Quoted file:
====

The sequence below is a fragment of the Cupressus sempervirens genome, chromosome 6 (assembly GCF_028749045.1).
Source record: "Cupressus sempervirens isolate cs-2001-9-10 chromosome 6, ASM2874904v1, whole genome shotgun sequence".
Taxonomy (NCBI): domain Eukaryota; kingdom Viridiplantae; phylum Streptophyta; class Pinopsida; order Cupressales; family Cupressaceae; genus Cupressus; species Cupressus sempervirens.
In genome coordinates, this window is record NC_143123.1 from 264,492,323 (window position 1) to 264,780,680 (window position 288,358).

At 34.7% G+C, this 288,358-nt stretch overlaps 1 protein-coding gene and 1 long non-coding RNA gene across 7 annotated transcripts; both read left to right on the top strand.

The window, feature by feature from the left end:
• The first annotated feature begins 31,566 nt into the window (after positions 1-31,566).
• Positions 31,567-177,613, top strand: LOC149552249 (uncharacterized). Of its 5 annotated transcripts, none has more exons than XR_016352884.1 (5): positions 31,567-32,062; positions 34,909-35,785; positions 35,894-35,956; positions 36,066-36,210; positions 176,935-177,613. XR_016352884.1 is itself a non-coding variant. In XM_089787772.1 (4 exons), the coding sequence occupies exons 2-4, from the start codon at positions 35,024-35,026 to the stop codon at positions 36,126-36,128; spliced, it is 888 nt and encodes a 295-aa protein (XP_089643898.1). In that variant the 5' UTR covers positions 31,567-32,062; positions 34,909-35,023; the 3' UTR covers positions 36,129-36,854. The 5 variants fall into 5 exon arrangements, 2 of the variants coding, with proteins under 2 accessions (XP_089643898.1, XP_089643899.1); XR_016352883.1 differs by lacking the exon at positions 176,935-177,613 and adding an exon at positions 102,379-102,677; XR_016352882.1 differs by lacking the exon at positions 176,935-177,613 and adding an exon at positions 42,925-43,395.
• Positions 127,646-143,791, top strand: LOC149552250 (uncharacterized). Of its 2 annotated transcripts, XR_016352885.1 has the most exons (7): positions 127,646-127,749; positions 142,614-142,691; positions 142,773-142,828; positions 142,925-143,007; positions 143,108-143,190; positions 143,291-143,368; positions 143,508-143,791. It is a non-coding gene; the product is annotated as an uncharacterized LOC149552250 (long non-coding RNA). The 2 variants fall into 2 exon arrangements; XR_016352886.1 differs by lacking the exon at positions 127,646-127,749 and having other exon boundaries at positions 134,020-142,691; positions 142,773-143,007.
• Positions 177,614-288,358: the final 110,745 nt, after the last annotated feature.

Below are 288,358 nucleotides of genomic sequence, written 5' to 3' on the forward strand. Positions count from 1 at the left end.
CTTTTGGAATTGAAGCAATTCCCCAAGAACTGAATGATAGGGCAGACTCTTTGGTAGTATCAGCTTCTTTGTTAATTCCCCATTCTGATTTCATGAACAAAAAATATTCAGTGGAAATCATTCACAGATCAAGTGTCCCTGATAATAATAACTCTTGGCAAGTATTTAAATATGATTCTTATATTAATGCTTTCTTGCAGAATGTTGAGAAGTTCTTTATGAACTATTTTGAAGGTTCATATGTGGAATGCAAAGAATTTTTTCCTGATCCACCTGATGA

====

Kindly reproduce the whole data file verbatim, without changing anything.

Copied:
The sequence below is a fragment of the Cupressus sempervirens genome, chromosome 6 (assembly GCF_028749045.1).
Source record: "Cupressus sempervirens isolate cs-2001-9-10 chromosome 6, ASM2874904v1, whole genome shotgun sequence".
Taxonomy (NCBI): domain Eukaryota; kingdom Viridiplantae; phylum Streptophyta; class Pinopsida; order Cupressales; family Cupressaceae; genus Cupressus; species Cupressus sempervirens.
In genome coordinates, this window is record NC_143123.1 from 264,492,323 (window position 1) to 264,780,680 (window position 288,358).

At 34.7% G+C, this 288,358-nt stretch overlaps 1 protein-coding gene and 1 long non-coding RNA gene across 7 annotated transcripts; both read left to right on the top strand.

The window, feature by feature from the left end:
• The first annotated feature begins 31,566 nt into the window (after positions 1-31,566).
• Positions 31,567-177,613, top strand: LOC149552249 (uncharacterized). Of its 5 annotated transcripts, none has more exons than XR_016352884.1 (5): positions 31,567-32,062; positions 34,909-35,785; positions 35,894-35,956; positions 36,066-36,210; positions 176,935-177,613. XR_016352884.1 is itself a non-coding variant. In XM_089787772.1 (4 exons), the coding sequence occupies exons 2-4, from the start codon at positions 35,024-35,026 to the stop codon at positions 36,126-36,128; spliced, it is 888 nt and encodes a 295-aa protein (XP_089643898.1). In that variant the 5' UTR covers positions 31,567-32,062; positions 34,909-35,023; the 3' UTR covers positions 36,129-36,854. The 5 variants fall into 5 exon arrangements, 2 of the variants coding, with proteins under 2 accessions (XP_089643898.1, XP_089643899.1); XR_016352883.1 differs by lacking the exon at positions 176,935-177,613 and adding an exon at positions 102,379-102,677; XR_016352882.1 differs by lacking the exon at positions 176,935-177,613 and adding an exon at positions 42,925-43,395.
• Positions 127,646-143,791, top strand: LOC149552250 (uncharacterized). Of its 2 annotated transcripts, XR_016352885.1 has the most exons (7): positions 127,646-127,749; positions 142,614-142,691; positions 142,773-142,828; positions 142,925-143,007; positions 143,108-143,190; positions 143,291-143,368; positions 143,508-143,791. It is a non-coding gene; the product is annotated as an uncharacterized LOC149552250 (long non-coding RNA). The 2 variants fall into 2 exon arrangements; XR_016352886.1 differs by lacking the exon at positions 127,646-127,749 and having other exon boundaries at positions 134,020-142,691; positions 142,773-143,007.
• Positions 177,614-288,358: the final 110,745 nt, after the last annotated feature.

Below are 288,358 nucleotides of genomic sequence, written 5' to 3' on the forward strand. Positions count from 1 at the left end.
CTTTTGGAATTGAAGCAATTCCCCAAGAACTGAATGATAGGGCAGACTCTTTGGTAGTATCAGCTTCTTTGTTAATTCCCCATTCTGATTTCATGAACAAAAAATATTCAGTGGAAATCATTCACAGATCAAGTGTCCCTGATAATAATAACTCTTGGCAAGTATTTAAATATGATTCTTATATTAATGCTTTCTTGCAGAATGTTGAGAAGTTCTTTATGAACTATTTTGAAGGTTCATATGTGGAATGCAAAGAATTTTTTCCTGATCCACCTGATGA